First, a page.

The markets kicked their recent pattern of going into the weekend weaker Friday as the midweek selloff seemed to have removed anyone who was uncertain. On the day, wheat finished up 16, beans were up 9, and corn was up 5. For the week, we saw May corn gained 12 with December corn up 24, while Nov beans added 30.
The stalemate continued over the weekend as little in the way of progress towards peace could be claimed. Ukrainian leaders claim Russian troops are beginning to withdraw from the area around Kyiv, with continued reports of gains in certain cities and losses in others all weekend.
Peace talks between the two nations are set to resume this week in Turkey with Ukrainian President Zelensky saying peace is the ultimate goal. He went on to add though that while compromises will be made to get there, lines have been drawn when it comes to some of what Russia is demanding. It appears at this point Russian focus may return to Eastern areas of Ukraine where the vote to declare Russian backed separatist territories as neutral started it all.
Outside of what is happening in Ukraine, traders are watching what is happening in China as Omicron continues to spread at a far faster rate than the country has seen before. Over the weekend city officials announced a split shut down of the city of Shanghai. The Eastern side of the city will be closed first with only essential services such as grocery or food delivery allowed. All public transportation and unnecessary travel is banned while officials work to provide mass testing.
The Western side of the city will shut down Friday, with similar rules in place. In total, over 25 million people will be impacted in one of China's biggest and most important cities. In addition to shutdowns in Shanghai we are seeing major disruptions in other sections of the country, with impacts being seen as logistical snarls create supply hiccups throughout.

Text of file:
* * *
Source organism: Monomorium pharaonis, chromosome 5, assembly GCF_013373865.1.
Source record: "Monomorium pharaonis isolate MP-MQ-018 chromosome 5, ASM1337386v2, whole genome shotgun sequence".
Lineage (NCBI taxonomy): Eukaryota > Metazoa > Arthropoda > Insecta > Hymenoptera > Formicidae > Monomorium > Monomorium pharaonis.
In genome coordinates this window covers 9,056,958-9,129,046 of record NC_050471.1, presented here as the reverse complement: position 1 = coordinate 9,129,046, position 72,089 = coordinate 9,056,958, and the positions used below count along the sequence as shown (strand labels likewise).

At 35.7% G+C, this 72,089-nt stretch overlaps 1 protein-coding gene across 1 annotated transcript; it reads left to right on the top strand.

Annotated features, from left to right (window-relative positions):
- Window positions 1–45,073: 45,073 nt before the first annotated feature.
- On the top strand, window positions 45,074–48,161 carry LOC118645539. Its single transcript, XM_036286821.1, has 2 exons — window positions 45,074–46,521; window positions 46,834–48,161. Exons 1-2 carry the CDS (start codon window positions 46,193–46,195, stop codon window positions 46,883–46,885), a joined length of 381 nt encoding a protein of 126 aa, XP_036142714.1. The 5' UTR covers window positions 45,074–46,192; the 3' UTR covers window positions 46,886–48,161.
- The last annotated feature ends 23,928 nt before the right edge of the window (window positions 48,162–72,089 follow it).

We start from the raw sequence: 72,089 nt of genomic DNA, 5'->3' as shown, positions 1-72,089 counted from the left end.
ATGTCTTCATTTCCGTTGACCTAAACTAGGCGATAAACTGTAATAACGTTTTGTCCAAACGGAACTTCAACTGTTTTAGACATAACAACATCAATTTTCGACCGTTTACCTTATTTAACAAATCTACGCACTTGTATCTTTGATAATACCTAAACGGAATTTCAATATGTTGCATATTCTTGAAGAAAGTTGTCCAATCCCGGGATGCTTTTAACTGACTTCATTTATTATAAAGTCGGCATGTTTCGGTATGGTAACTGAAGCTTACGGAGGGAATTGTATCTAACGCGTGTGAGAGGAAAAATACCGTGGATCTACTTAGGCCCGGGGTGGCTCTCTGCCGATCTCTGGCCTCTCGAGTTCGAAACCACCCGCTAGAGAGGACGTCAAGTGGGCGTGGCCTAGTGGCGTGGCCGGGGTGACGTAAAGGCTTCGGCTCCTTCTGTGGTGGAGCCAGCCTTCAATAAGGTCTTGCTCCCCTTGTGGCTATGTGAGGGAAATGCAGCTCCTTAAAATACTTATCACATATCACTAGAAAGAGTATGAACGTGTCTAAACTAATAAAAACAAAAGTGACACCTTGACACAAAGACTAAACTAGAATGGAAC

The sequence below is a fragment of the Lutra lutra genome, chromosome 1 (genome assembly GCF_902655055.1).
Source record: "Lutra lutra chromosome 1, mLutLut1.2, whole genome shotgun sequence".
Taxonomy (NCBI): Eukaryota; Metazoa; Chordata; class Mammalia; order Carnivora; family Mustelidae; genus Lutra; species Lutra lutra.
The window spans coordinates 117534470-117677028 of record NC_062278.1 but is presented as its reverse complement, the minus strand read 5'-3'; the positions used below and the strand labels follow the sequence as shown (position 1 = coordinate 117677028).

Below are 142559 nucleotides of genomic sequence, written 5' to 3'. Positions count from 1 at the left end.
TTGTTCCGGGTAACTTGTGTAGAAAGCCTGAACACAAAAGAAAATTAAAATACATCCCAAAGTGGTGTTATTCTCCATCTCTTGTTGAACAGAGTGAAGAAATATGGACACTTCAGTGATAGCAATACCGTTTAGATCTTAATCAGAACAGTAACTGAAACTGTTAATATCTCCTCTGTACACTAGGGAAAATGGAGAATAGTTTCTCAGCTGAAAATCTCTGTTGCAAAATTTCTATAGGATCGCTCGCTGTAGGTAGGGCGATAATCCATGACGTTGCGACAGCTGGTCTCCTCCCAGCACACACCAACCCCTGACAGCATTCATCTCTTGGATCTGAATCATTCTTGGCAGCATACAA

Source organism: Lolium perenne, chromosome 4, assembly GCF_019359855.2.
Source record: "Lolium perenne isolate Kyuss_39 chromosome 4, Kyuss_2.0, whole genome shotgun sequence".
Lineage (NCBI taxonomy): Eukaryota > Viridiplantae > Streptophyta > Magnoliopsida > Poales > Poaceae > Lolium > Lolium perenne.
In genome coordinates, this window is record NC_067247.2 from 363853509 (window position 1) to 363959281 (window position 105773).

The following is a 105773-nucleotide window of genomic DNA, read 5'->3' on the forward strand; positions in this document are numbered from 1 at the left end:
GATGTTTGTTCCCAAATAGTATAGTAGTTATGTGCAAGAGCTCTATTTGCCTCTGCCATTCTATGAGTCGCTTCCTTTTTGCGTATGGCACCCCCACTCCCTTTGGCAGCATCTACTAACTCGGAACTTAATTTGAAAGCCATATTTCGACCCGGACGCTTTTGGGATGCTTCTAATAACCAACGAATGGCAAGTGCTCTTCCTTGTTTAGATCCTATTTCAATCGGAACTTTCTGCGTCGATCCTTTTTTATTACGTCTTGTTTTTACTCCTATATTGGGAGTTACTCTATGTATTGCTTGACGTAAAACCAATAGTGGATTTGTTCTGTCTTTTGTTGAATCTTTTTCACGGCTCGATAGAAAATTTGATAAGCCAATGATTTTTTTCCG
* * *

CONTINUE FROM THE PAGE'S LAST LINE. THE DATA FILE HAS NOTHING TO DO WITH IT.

The shift in consumer demand caused by Covid is becoming clearer as pork prices continue to see pressure due to reduced demand and margins continue to struggle. The increase in the price of raw goods and regulatory crackdowns have reduced Chinese processor demand as well as of late.
According to a private Chinese analytic group, corn processing in China slowed again last week, down to 56% of capacity. Last year processing was running around 65% of capacity at this time, with 70-80% of capacity used on average between 2017 and 2020.
Looking ahead, it's likely we could see some position squaring ahead of Thursday's Quarterly Stocks and Acreage Report from the USDA. While traders aren't expecting much in the way of surprises from USDA forum acreage estimates, the fact that fund length in agricultural commodities is at a record high makes every piece of news that much more important.
We will get updated export inspections this morning. Traders will of course be looking closely at corn numbers as we need to ship around 58 million bushels or so each week on average to meet current USDA estimates.
We will also be watching the weather closely, as yet another storm system is expected to work its way through some of the drier parts in the center of the country, hopefully working to recharge some parched soils in the region.
Corn down 8 to 10
Beans down 15 to 20